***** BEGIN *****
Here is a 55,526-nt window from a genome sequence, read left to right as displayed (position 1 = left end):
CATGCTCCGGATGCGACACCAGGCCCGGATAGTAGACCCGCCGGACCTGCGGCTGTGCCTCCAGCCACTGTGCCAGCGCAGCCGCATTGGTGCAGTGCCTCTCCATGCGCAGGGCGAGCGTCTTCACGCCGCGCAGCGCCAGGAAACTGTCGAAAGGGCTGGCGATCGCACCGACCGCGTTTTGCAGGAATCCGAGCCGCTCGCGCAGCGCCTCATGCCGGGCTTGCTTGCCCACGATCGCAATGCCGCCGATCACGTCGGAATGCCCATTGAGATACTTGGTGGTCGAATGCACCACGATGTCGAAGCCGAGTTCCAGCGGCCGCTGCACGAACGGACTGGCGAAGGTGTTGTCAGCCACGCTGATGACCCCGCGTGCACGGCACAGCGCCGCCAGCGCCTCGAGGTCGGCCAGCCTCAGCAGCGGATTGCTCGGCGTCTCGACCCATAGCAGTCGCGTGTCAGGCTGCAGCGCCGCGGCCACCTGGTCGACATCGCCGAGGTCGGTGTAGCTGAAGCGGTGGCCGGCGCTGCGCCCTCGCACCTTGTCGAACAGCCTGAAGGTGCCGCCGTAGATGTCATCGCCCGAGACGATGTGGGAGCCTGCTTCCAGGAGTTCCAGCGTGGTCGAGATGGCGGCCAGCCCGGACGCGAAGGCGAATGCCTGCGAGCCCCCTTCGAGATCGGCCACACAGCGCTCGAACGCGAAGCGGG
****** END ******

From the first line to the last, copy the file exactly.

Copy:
Here is a 55,526-nt window from a genome sequence, read left to right as displayed (position 1 = left end):
CATGCTCCGGATGCGACACCAGGCCCGGATAGTAGACCCGCCGGACCTGCGGCTGTGCCTCCAGCCACTGTGCCAGCGCAGCCGCATTGGTGCAGTGCCTCTCCATGCGCAGGGCGAGCGTCTTCACGCCGCGCAGCGCCAGGAAACTGTCGAAAGGGCTGGCGATCGCACCGACCGCGTTTTGCAGGAATCCGAGCCGCTCGCGCAGCGCCTCATGCCGGGCTTGCTTGCCCACGATCGCAATGCCGCCGATCACGTCGGAATGCCCATTGAGATACTTGGTGGTCGAATGCACCACGATGTCGAAGCCGAGTTCCAGCGGCCGCTGCACGAACGGACTGGCGAAGGTGTTGTCAGCCACGCTGATGACCCCGCGTGCACGGCACAGCGCCGCCAGCGCCTCGAGGTCGGCCAGCCTCAGCAGCGGATTGCTCGGCGTCTCGACCCATAGCAGTCGCGTGTCAGGCTGCAGCGCCGCGGCCACCTGGTCGACATCGCCGAGGTCGGTGTAGCTGAAGCGGTGGCCGGCGCTGCGCCCTCGCACCTTGTCGAACAGCCTGAAGGTGCCGCCGTAGATGTCATCGCCCGAGACGATGTGGGAGCCTGCTTCCAGGAGTTCCAGCGTGGTCGAGATGGCGGCCAGCCCGGACGCGAAGGCGAATGCCTGCGAGCCCCCTTCGAGATCGGCCACACAGCGCTCGAACGCGAAGCGGG